A new study published in the scientific journal Nature documents the discovery of a very peculiar triple star system. Astronomers believe that observation and analyzation of this triple star system could potentially resolve lingering discrepancies in some of Einstein’s theories concerning gravity. In fact, this particular triple star system could eventually lead to unraveling the secrets of gravity.
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This triple star system is roughly 4200 light years from Earth and is composed of a pulsar and two white dwarfs orbiting each other within a space smaller than Earth’s orbit of the sun. The pulsar closely orbits a white dwarf star while a second white dwarf star orbits the pair from a distance. While a triple star system like this one has been found before, this is the first time such a strong interaction between the orbiting objects has been observed.
According to Scott Ransom of the US National Radio Astronomy Observatory (NRAO) in Charlottesville, VA:
This triple star system gives us a natural cosmic laboratory far better than anything found before for learning exactly how such three-body systems work and potentially for detecting problems with general relativity that physicists expect to see under extreme conditions. This is a fascinating system in many ways, including what must have been a completely crazy formation history, and we have much work to do to fully understand it.
Pulsars are created in the presence of a supernova. Under the intensity of a supernova, burnt out stars can collapse and turn into a dense, highly magnetized ball of neutrons. A pulsar emits radio-waves in the same way a lighthouse emits light. Pulsars can only be seen when the beam of radio waves is pointing at the Earth. While pulsars all spin at different rates, the pulsar in the study spins at an extremely rapid rate of 366 times per second. Due to its incredible rotation speed, this type of pulsar is called a millisecond pulsar. Finding this millisecond pulsar triple star system is important because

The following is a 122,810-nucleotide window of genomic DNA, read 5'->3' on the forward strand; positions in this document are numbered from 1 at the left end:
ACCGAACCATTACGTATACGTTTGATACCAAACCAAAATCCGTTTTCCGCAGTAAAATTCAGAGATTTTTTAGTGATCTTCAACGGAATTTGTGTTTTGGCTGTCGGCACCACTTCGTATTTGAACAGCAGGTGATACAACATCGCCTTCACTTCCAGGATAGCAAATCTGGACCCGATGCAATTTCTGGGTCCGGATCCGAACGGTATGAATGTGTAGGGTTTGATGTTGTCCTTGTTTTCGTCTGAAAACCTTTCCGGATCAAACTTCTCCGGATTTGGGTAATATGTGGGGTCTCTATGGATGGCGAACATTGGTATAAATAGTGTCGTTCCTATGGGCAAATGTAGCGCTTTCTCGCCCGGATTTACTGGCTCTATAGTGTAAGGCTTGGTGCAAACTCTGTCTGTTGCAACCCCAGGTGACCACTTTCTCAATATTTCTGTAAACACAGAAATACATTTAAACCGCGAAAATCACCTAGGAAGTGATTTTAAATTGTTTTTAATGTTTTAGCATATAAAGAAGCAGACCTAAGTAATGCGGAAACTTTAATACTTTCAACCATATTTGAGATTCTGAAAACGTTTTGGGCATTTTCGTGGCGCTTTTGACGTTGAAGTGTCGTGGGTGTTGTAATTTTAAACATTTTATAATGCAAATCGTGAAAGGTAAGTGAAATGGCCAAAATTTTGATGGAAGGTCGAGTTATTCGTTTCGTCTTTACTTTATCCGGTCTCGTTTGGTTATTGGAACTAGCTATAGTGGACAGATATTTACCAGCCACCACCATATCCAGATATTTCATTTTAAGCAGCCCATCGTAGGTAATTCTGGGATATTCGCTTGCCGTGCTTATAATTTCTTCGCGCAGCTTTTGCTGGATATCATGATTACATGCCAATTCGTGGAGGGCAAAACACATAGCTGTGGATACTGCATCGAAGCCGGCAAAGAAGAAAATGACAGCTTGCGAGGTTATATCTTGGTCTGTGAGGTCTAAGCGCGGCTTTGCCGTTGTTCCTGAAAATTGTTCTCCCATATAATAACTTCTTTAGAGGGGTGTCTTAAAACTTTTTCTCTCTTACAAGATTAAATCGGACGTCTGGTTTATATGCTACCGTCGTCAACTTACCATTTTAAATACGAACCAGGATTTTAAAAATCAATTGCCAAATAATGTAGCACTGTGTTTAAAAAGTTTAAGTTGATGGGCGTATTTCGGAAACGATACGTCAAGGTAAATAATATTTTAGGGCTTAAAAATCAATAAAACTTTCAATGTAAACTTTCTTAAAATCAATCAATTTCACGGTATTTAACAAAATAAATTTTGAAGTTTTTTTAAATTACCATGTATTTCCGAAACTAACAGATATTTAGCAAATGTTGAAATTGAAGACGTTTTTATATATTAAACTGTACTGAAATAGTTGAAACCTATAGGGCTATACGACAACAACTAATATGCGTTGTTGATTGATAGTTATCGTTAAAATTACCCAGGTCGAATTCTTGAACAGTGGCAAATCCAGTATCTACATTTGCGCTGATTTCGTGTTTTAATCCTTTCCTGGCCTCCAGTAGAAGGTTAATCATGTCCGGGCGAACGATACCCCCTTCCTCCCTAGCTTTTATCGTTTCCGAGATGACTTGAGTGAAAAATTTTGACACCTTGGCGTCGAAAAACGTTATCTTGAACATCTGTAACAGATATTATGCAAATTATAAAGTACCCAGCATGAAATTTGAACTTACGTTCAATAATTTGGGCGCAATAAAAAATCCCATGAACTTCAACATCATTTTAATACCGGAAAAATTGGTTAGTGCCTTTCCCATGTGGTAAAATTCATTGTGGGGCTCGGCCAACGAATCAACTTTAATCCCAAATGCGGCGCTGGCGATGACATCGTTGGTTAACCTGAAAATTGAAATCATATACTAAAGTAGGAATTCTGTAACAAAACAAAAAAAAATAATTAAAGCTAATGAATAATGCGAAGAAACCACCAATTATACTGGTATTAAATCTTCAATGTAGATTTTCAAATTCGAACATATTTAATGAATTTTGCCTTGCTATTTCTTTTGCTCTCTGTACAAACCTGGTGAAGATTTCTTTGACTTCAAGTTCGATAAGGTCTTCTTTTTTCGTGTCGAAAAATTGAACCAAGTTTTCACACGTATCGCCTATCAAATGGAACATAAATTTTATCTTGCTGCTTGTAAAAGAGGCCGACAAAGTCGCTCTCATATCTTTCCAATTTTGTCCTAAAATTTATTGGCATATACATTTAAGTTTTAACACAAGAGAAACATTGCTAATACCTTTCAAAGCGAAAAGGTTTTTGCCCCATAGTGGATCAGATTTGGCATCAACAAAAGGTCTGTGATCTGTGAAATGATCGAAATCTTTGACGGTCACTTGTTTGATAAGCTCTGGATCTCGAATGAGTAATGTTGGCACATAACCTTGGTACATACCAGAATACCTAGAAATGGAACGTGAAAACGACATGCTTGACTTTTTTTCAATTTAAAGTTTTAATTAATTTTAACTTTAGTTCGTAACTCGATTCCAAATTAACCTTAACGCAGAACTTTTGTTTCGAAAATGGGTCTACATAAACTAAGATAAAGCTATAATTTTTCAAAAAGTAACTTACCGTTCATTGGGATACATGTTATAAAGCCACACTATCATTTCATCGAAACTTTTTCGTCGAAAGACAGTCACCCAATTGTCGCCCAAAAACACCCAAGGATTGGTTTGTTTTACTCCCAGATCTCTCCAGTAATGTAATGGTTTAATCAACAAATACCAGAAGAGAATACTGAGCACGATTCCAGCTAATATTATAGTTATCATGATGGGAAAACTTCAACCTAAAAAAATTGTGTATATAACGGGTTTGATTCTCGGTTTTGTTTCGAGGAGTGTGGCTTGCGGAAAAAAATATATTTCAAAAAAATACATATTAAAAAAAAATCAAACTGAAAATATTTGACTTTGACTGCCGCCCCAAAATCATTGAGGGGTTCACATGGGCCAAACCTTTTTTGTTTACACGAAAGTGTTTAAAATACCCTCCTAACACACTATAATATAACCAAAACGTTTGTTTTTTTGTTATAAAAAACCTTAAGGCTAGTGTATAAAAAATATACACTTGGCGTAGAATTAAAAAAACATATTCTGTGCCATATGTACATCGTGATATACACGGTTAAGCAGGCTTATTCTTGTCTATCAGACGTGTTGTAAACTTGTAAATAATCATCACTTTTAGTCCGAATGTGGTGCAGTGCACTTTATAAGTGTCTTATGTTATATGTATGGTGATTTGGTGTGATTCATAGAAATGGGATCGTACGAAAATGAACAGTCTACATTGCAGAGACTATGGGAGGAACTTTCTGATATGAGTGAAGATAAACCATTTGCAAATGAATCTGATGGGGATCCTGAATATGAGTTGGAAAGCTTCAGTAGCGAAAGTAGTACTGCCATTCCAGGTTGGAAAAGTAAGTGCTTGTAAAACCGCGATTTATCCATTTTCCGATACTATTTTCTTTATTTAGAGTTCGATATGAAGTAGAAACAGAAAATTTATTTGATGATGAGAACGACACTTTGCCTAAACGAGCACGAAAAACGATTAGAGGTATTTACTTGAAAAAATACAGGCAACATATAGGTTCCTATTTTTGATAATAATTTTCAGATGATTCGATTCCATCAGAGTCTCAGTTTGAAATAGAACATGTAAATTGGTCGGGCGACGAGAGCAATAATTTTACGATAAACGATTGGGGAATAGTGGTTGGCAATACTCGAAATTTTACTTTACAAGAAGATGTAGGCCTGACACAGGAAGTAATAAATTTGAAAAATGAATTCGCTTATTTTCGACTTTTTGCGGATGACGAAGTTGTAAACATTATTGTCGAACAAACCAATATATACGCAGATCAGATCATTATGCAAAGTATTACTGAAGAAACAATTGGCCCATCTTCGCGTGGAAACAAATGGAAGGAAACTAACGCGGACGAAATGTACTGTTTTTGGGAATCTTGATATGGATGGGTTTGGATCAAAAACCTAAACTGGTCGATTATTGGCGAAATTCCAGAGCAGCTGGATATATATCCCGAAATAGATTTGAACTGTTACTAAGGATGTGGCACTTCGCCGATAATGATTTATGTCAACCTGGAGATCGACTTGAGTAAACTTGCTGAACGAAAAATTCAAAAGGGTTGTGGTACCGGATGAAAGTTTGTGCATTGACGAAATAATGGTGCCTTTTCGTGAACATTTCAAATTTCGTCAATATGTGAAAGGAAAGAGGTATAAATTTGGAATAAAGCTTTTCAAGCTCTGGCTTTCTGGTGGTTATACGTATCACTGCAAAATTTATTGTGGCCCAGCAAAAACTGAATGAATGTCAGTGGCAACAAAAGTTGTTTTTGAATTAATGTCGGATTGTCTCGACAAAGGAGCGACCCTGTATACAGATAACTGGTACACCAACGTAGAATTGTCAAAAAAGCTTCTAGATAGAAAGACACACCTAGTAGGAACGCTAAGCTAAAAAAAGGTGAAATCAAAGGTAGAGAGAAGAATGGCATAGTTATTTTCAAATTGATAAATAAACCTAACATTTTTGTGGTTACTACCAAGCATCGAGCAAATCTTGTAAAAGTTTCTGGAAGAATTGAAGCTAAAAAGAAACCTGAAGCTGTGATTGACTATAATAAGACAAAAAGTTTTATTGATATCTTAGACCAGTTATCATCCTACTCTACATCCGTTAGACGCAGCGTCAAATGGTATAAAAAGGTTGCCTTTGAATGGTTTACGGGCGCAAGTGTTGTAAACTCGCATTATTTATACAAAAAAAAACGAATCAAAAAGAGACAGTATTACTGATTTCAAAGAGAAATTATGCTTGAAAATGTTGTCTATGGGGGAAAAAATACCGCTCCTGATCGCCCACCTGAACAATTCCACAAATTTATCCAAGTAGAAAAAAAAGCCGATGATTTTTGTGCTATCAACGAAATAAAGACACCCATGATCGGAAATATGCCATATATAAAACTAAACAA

This is the first millisecond pulsar found in such a system, and we immediately recognized that it provides us with a tremendous opportunity to study both the effects and nature of gravity. The gravitational perturbations imposed on each member of this system by the others are incredibly pure and strong.
Binary and triple star systems appear all over the galaxy. Even our sun is likely part of a larger binary solar system. While the systems can vary in formation, most are formed in a very similar fashion to the triple stellar system described in the study. Two of the stars form a binary system and the third star orbits the pair at a far greater orbit. If the system isn’t constructed this way it becomes unstable, leading to a star being ejected at high velocities away from the pair.
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So as is usual with cosmological physics, the hardest aspect of reading any study is figuring out why we should care about the discovery of a special triple star system. The thing is, gravity is a rascal when it comes to theories of the universe. It simply doesn’t fit into any modern quantum theories. The Einstein Equivalence Principle states:
The outcome of any local non-gravitational experiment in a freely falling laboratory is independent of the velocity of the laboratory and its location in spacetime.
This eventually led to the Strong Equivalence Principle, which states:
- The gravitational motion of a small test body depends only on its initial position in spacetime and velocity, and not on its constitution. The outcome of any local experiment (gravitational or not) in a freely falling laboratory is independent of the velocity of the laboratory and its location in spacetime.
The equivalence principle holds true in most experiments, but in the quantum world it completely falls apart. Einstein’s theory of general relativity holds true for massive celestial bodies, but the miniscule world of quantum physics is a different realm entirely.
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Countless attempts have been made to create a Grand Unified Theory of physics involving a single equation that would involve all forces currently known to man. The problem is that gravity constantly throws a wrench in the spokes of every unified theory physicists come up with. Simply put, the reason this study of a unique triple star system is so important is that by observing the activity of a triple system with such pure and strong gravitational interactions, it may shine light on how gravity functions at the quantum level. This could one day lead to a single unified theory of everything. Physics would no longer be a class, just a single equation you could plug and chug information into and get answers.